Prior to 1978, there had been no unifying symbol for the ever growing ever more visible LGBT Community. San Francisco city supervisor, Harvey Milk and Gay rights activist, Cleve Jones, approached Gilbert Baker about creating a potential symbol.
Born June 2, 1951, Gilbert Baker was an honorably discharged army veteran, who became an activist and vexillographer designing flags and banners for various causes around the world including anti-Vietnam protests.
“What I liked about the rainbow
is that it fits all of us.
It’s all the colors.
It represents all the genders.
It represents all the races.
It’s the rainbow of humanity.”
– Gilbert Baker
The hand-dyed Pride Flag first raised over United Nations Plaza on June 25, 1978, looked much different with its eight stripes and a field of stars. Met with overwhelming enthusiasm and demand for the new flag, mass production necessitated simplification to a six-stripe design which would go one to become the symbol of the largest civil rights movement around the world.
Forty-five years later, our Pride Flag is under attack by right-wing conservatives who are enacting laws banning it from being displayed in public spaces and schools. They argue if Confederate and NAZI flags are forbidden from being flown, then the Pride Flag a group they find aberrant should be banned as well. Sadly it’s working and is part of their ever growing effort to minimize and erase the LGBTQ+ Community wherever possible.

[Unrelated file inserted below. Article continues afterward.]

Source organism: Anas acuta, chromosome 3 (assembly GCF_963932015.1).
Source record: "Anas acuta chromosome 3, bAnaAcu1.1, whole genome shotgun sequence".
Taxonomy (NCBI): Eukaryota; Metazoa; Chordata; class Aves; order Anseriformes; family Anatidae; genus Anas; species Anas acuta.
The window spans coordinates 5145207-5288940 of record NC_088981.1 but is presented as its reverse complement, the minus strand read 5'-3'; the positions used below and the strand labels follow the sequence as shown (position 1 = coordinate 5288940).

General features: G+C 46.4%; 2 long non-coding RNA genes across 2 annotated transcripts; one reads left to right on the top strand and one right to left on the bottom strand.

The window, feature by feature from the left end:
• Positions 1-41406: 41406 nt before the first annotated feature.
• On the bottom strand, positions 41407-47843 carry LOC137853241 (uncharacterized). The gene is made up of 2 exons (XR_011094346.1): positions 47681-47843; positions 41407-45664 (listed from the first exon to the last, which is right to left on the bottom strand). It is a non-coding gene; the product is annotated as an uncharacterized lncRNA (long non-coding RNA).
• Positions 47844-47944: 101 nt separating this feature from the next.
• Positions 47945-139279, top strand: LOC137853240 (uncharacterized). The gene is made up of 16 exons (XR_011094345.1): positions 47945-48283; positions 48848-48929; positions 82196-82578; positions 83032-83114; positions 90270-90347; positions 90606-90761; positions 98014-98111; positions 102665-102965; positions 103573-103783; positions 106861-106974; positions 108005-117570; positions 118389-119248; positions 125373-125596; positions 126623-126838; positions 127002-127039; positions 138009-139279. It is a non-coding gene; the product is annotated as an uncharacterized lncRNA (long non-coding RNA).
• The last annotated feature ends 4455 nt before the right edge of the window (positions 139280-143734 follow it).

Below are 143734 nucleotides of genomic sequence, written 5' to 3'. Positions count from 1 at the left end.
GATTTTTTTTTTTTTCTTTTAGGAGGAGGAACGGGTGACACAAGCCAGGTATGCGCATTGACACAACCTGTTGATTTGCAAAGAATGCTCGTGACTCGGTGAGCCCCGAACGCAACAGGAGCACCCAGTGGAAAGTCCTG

Save The Rainbow Flag is a grassroots community-based activism marshalling the expertise of both organizations into a downloadable toolkit with a “how to” statements, letters to elected officials, and artwork.
From the website:
“Save the Rainbow Flag” provides First Amendment and LGBTQ+ rights supporters with tools to challenge this alarming censorship trend. This website provides concerned citizens will fact sheets and tactics for how to challenge these homophobic efforts on the local level, through community hearings, media interviews, petitioning, and by mobilizing neighbors…
The centerpiece of the Save the Rainbow Flag tool kit is an Open Letter from the American Civil Liberties Union, citing legal precedents on why banning the Rainbow Flag goes against existing laws. The Save the Rainbow Flag tool kit includes a draft letter to local officials, sample letter to the editor, and other information to support community advocates fighting flag bans locally.”
Save The Rainbow Flag Toolkit HERE
In five decades, the Rainbow Flag has become the most visible and recognized symbol of our Community around the world. Gilbert Baker never copyrighted the flag he created because he wanted to remain in the public as his gift to each of us. Now powerful forces of bigotry and homophobia who hate us are tearing it down and want to tear our flag from us.
If a foreign government was tearing down the American flag, we’d fight back with a furor. Right now our government is tearing down the Pride Flag and trampling on our Freedom of Speech, so why aren’t fighting back just as hard?
Donate to The Gilbert Baker Foundation HERE
Read our previous Pride Month 2022 posts: